46. The best reason to watch Little Men is Michael Barbieri, who musters a blend of soulfulness and aggression that would be remarkable at any age.
  47. There are not only glancing moments but whole sequences in this movie when the agony of social embarrassment makes you want to haul the characters to their feet and slap them in the chops.
  48. The eye must travel not merely through the earth's crust but backward in time, as well. Indeed, you could argue that Herzog has succeeded in making the world's first movie in 4-D. [2 May 2011, p. 88]
    • The New Yorker
  49. Field achieves so convincing a picture of everday normality that when violence breaks out one feels the same disbelief that one feels when it breaks out in life. [26 Nov 2001, p. 121]
    • The New Yorker
  50. This movie can hardly help being beautiful, in such a rarefied domain, but what matters is that it never looks merely beautiful. [28 Feb. 2011, p. 81]
    • The New Yorker
  51. Henry James, who loved the place, accused himself of "making a mere Rome of words, talking of a Rome of my own which was no Rome of reality." Sorrentino has made a Rome of images, and taken the same risk. But it was worth it. [25 Nov. 2013, p.134]
    • The New Yorker
  52. Although The Big Sick breaks new ground as it delves into cultural conflicts, there are patches of the drama that give you pause.
  53. Finally, a voice-over from Jimmy Carter, lauding the efforts of those involved. All this is, frankly, uncool - a pity, because the rest of Argo feels clever, taut, and restrained.
  54. Huston's power as Lilly is astounding... She bites right through the film-noir pulp; the [climactic] scene is paralyzing, and it won't go away.
    • The New Yorker
  55. Almodóvar has brought an extraordinary calm to the surface of his work. The imagery is smooth and beautiful, the colors are soft-hued and blended. Past and present flow together; everything seems touched with a subdued and melancholy magic. [25 November 2002, p. 108]
    • The New Yorker
  56. On reflection, and despite these cavils, we should bow to The Master, because it gives us so much to revere, starting with the image that opens the film and recurs right up to the end-the turbid, blue-white wake of a ship. There goes the past, receding and not always redeemable, and here comes the future, waiting to churn us up.
  57. The Death of Mr. Lazarescu, for all its terrible matter-of-factness, produces tumultuous feelings of amazement and revolt.
    • 86 Metascore
    • 100 Critic Score
    With breathtaking assurance, the movie veers from psychological-thriller suspense to goofball comedy to icy satire: it's Patricia Highsmith meets Monty Python meets Nathaniel West. [20 Apr 1992, p.81]
    • The New Yorker
  58. The good news is that, although Baby Driver is not much of a movie, it is an excellent music video — a club sandwich for the senses, lavishly layered with more than thirty songs.
  59. Ford is more than a witness—he is a crucial participant in the events of the film, and its elements of pain and guilt are reflected in his grief-stricken, self-interrogating aesthetic.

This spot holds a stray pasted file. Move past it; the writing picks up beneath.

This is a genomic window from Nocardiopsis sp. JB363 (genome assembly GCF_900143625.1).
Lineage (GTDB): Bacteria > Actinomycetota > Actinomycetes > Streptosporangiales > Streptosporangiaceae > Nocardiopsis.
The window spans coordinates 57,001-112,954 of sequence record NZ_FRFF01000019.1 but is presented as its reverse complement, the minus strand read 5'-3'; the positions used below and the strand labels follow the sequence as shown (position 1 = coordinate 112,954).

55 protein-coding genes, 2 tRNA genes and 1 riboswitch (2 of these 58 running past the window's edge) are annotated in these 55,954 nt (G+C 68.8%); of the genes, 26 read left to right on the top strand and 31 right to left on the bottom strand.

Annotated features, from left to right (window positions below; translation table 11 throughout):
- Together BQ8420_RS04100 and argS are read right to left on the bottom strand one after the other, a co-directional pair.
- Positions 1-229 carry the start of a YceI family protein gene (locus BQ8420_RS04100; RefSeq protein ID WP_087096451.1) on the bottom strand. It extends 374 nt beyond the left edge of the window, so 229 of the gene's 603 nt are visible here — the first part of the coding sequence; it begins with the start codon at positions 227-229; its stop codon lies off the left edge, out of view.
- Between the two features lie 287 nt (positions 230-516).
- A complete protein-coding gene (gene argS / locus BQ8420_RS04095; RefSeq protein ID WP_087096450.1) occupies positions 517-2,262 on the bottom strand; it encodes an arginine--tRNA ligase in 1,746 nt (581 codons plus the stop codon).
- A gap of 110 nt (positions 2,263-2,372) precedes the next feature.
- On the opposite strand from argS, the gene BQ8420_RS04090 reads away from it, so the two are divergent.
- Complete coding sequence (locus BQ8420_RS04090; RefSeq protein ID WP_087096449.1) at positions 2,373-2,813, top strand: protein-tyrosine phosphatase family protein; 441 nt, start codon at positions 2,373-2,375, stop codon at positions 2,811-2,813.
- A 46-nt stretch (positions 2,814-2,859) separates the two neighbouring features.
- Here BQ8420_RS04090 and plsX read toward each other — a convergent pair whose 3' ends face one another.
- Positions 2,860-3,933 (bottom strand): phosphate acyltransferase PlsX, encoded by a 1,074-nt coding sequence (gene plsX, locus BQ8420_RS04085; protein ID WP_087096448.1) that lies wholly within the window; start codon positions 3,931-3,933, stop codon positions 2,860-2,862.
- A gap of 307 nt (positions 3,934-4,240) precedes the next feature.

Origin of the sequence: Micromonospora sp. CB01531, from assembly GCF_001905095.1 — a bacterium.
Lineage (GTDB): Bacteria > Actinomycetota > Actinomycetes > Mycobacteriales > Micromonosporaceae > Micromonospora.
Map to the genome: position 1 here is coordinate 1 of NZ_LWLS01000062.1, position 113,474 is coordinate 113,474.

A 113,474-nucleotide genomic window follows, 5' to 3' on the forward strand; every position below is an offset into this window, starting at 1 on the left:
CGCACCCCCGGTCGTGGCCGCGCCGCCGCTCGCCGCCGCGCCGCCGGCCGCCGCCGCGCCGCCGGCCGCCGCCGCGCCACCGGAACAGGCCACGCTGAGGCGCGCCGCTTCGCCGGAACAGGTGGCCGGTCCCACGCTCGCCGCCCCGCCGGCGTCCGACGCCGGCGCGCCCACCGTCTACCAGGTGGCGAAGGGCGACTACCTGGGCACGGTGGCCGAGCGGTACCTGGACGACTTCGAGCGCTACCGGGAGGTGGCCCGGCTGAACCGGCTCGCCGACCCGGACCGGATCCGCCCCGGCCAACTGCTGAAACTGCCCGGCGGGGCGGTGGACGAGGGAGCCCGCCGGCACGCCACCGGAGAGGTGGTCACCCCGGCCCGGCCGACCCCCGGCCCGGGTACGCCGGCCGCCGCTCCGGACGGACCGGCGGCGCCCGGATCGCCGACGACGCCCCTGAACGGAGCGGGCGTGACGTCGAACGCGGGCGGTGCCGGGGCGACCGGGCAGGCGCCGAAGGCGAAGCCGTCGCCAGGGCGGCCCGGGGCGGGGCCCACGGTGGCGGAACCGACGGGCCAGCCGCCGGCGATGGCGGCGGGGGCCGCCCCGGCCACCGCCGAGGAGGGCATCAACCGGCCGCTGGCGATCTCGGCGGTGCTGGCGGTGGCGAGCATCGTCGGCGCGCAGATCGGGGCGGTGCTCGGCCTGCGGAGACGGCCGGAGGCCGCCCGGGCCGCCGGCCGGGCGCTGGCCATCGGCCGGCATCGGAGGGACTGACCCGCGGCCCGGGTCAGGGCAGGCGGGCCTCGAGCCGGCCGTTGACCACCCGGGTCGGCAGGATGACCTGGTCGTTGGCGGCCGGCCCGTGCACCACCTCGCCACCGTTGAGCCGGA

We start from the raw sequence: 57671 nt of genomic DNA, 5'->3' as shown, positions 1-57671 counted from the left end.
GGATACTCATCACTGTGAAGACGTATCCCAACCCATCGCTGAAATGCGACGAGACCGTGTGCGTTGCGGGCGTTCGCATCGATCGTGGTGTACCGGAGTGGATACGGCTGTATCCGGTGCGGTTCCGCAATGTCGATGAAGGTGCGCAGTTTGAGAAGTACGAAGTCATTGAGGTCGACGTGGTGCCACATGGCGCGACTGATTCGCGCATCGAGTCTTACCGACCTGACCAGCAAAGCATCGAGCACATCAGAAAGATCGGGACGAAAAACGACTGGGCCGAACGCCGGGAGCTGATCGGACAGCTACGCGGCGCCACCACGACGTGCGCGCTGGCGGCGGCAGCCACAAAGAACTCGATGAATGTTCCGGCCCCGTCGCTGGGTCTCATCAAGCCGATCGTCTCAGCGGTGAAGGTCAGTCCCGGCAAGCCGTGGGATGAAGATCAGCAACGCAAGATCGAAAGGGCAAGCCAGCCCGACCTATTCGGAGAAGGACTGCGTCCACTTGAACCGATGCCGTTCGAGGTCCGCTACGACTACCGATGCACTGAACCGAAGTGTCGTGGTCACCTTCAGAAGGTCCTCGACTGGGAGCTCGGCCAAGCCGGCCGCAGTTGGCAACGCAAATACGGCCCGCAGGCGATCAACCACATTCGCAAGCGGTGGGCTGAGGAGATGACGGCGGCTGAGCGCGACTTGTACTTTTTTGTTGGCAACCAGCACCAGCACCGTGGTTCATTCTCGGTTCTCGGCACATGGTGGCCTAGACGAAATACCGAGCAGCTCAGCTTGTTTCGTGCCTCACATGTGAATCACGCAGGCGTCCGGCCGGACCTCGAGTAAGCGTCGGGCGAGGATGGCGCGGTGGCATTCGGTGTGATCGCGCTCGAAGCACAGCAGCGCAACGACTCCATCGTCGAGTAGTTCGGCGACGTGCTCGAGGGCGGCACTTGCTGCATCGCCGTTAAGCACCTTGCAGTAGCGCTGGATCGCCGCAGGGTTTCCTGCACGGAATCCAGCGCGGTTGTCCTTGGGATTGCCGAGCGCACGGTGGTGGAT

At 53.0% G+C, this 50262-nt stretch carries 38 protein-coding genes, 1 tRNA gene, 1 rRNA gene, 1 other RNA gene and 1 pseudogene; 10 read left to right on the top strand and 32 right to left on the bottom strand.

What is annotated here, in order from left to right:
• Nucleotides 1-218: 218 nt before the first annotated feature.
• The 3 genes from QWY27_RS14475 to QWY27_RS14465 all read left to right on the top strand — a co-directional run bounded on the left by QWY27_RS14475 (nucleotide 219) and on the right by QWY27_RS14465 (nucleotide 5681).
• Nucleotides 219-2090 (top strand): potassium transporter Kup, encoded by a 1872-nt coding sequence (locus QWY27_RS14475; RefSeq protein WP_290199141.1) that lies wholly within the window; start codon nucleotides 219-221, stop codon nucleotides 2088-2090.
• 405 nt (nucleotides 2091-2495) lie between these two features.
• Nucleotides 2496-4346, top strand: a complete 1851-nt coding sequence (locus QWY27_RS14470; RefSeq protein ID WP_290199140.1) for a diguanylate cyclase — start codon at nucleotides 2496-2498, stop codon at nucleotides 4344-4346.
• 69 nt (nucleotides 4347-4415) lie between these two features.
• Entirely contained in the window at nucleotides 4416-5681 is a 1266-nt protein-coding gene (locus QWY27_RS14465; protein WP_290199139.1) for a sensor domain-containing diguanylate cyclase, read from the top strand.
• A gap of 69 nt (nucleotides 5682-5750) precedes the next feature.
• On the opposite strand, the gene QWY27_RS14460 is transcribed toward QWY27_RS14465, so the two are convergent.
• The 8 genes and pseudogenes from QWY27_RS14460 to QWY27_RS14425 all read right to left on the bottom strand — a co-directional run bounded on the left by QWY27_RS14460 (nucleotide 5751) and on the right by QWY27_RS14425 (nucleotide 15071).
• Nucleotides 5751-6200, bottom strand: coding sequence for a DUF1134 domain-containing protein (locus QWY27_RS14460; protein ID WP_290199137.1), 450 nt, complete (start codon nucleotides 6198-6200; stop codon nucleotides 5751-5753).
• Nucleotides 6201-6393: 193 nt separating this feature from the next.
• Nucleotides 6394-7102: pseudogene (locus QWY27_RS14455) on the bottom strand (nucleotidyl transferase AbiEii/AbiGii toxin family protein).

60. Hawks weaves brawny romance and humor and a man’s-man sort of heartbreak into his tribute to the ideal of vocation.
  61. It's hard not to see Beasts as an expression of post-affluent America. And here's the surprise: the grinding Great Recession may never offer up a movie as happy, or as inspired by poetry and dream, as this one. [23 July 2012, p.80]
    • The New Yorker
  62. The film is filled to dazzling with the vitreous and the translucent; the flaw running down the window of a Polish train seems, in some mystifying way, as momentous as a rift in space-time. We see through a glass darkly, and often confusingly, but at least we see.
  63. John Cusack and Mahoney have to carry the unconvincing melodramatic portion of the plot, but they carry it stunningly. [15 May 1989]
    • The New Yorker
  64. You come out of the movie both excited and soothed, as if your body had been worked on by felt-covered drumsticks.
  65. Seeing “Raiders” is like being put through a Cuisinart—something has been done to us, but not to our benefit.
  66. What follows, in the final half hour of the movie, is an astounding chamber piece, worthy of Strindberg, with the husband, the wife, and her aggressor stuck in a dance of doubt and death. With every shot, our sympathies flicker and tilt.
  67. The movie is about preservation and restoration and the power of art. But with what gain in knowledge? It's as if Szpilman had no soul, and no will, apart from an endless desire to tickle the keys. [13 January 2003, p. 90]
    • The New Yorker
  68. On paper this movie, written and directed by Brian De Palma, might seem to be just a political thriller, but it has a rap intensity that makes it unlike any other political thriller...It’s a great movie.
  69. I prefer to think of Akin, however, not as a forger of patterns but as an ironist who understands that bad luck is a crucible, in the heat of which we are tested, burned away, or occasionally transformed. The Edge of Heaven is about something more exasperating than crossed paths; it is about paths that almost cross but don't, and the tragedy of the near-miss.
  70. Vital, honest, and engaging.